Expectations, Reality and Oregon Football

“Ask not for whom the bell tolls, it tolls for thee.”

Last week I wrote a satirical article in an attempt to point out the unrealistic expectations of many Oregon fans.  It was heavy on irony, saying exactly the opposite of what I meant in most instances.

My thoughts exactly.

Kevin Cline

My thoughts exactly.

And now, just one week later, reality and expectations came crashing down upon us in the form of a 62 – 20 drubbing at the hands of the Utah Utes.  There is no need for irony and satire now.  Reality is the only medicine.

For a moment I do not even want to talk about Oregon.  Lets get rid of the emotions that involve your favorite team–for me a team I have been following religiously since the mid 1970’s.  Lets talk about Alabama.

This gem is from Wikipedia:

“The Crimson Tide is among the most storied and decorated football programs in NCAA history. Since beginning play in 1892, the program recognizes 15 of the national championships awarded to the team, including 10 wire-service (AP or Coaches) national titles in the poll-era, the most of any current FBS program.”

And Alabama is not a past power that has lost its winning ways, like Army.  It remains a top program even today and has regularly challenged for National Championships over the past 20 years (as I’m sure you already know). Here’s the catch: over the past 20 years, they have won less than 70 percent of their games.  

Do you remember 2014 when they finished 12 – 2?  Also remember 2004 when they were 6 – 6.

Do you remember 2013 when they were 11 – 2?  Don’t forget 2000 when they were 3 – 8.

Alabama, with some of the best storied traditions in college football.  Alabama, with loads of top recruits right in their backyard or, at worst, in a nearby state. Alabama, where football is more like a religion than a sport.

Kelly, in fact, is experiencing a similar season in Philly.

Kevin Cline

Kelly, in fact, is experiencing a similar season in Philly.

When it’s not our team, we do not notice the bad years that are eventual and inevitable.  This is a zero sum game—for every winner there must be a loser and the average aggregate winning percentage is .500.  Oregon has one of the very best winning percentages in college football over the past 20 years.  That includes a few down years under Mike Bellotti.  In the future it would have included a couple of down years under Chip Kelly, had he chosen to stick around.  It will inevitably include a few down years under Mark Helfrich.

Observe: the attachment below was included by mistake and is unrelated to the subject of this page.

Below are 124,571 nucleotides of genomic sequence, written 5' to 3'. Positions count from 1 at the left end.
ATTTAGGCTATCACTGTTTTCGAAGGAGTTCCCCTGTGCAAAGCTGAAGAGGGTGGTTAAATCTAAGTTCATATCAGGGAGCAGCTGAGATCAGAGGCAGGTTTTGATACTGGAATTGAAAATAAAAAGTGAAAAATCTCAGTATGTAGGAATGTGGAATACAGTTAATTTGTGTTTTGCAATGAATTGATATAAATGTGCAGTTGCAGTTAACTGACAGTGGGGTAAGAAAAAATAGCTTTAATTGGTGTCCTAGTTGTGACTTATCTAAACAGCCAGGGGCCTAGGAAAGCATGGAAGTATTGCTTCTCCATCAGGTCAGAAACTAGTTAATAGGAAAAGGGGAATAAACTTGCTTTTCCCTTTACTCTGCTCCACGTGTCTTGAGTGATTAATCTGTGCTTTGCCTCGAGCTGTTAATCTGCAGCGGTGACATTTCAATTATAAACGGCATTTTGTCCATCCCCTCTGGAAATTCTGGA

Oregon is 2-2.  There is a long season ahead that will be filled with exciting games and upsets by teams across the country (Texas Tech almost pulled off a miracle last night, for example). It’s college football and that’s probably one of the reasons many of you are fans.  We have no idea what will happen.  Oregon could win out, somehow sneak into the playoffs and win it all.  Or they could lose every remaining game.  Somewhere in the middle of these two extremes is probably more realistic.  But, whatever happens, keep things in perspective.  And remember, in college football, nothing great can last forever.  What goes up must come down.  And, eventually, the bell “tolls for thee.”

Top photo from Kevin Cline

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Bruce Veldhuisen

Bruce Veldhuisen

Bruce is a lifelong Duck fan, and at his age that means he has seen both the recent highs and the not-so-recent lows. A lifelong entrepreneur, he has spent the last 25 years in SE Asia after completing his MBA at Portland State, but still manages to get back to Oregon for at least one or two games per year.

  • GoDucks

    For starters, let’s completely drop any discussion of Oregon still having an outside shot of making back to the playoff.

    What you’ve pointed out that is relevant, is the Big Picture. The best fans should do at this point is adopt a 1970s mindset, where the Duck faithful took one game at a time knowing that anything bigger was probably unrealistic. It’s not so bad, really.